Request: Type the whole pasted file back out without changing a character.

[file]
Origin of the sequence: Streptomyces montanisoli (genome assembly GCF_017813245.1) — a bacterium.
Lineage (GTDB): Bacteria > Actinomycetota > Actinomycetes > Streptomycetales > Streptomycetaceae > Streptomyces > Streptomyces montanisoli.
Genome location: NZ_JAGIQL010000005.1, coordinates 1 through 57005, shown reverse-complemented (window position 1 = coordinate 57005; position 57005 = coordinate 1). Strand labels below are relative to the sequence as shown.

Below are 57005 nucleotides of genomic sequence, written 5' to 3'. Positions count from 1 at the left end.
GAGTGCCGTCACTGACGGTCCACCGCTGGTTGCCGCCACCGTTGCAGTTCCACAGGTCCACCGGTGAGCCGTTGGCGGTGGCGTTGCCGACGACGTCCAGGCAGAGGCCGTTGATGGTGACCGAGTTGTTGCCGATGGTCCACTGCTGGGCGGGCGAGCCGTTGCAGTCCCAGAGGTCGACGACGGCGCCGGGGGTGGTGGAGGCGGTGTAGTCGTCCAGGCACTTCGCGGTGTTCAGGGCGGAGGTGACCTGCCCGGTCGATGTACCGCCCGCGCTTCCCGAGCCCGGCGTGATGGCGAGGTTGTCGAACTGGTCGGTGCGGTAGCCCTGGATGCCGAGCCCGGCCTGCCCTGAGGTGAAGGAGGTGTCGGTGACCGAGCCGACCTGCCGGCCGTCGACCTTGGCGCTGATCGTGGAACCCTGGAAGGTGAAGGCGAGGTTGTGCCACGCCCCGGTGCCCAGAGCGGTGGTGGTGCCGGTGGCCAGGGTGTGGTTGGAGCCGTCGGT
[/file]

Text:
Origin of the sequence: Streptomyces montanisoli (genome assembly GCF_017813245.1) — a bacterium.
Lineage (GTDB): Bacteria > Actinomycetota > Actinomycetes > Streptomycetales > Streptomycetaceae > Streptomyces > Streptomyces montanisoli.
Genome location: NZ_JAGIQL010000005.1, coordinates 1 through 57005, shown reverse-complemented (window position 1 = coordinate 57005; position 57005 = coordinate 1). Strand labels below are relative to the sequence as shown.

Below are 57005 nucleotides of genomic sequence, written 5' to 3'. Positions count from 1 at the left end.
GAGTGCCGTCACTGACGGTCCACCGCTGGTTGCCGCCACCGTTGCAGTTCCACAGGTCCACCGGTGAGCCGTTGGCGGTGGCGTTGCCGACGACGTCCAGGCAGAGGCCGTTGATGGTGACCGAGTTGTTGCCGATGGTCCACTGCTGGGCGGGCGAGCCGTTGCAGTCCCAGAGGTCGACGACGGCGCCGGGGGTGGTGGAGGCGGTGTAGTCGTCCAGGCACTTCGCGGTGTTCAGGGCGGAGGTGACCTGCCCGGTCGATGTACCGCCCGCGCTTCCCGAGCCCGGCGTGATGGCGAGGTTGTCGAACTGGTCGGTGCGGTAGCCCTGGATGCCGAGCCCGGCCTGCCCTGAGGTGAAGGAGGTGTCGGTGACCGAGCCGACCTGCCGGCCGTCGACCTTGGCGCTGATCGTGGAACCCTGGAAGGTGAAGGCGAGGTTGTGCCACGCCCCGGTGCCCAGAGCGGTGGTGGTGCCGGTGGCCAGGGTGTGGTTGGAGCCGTCGGT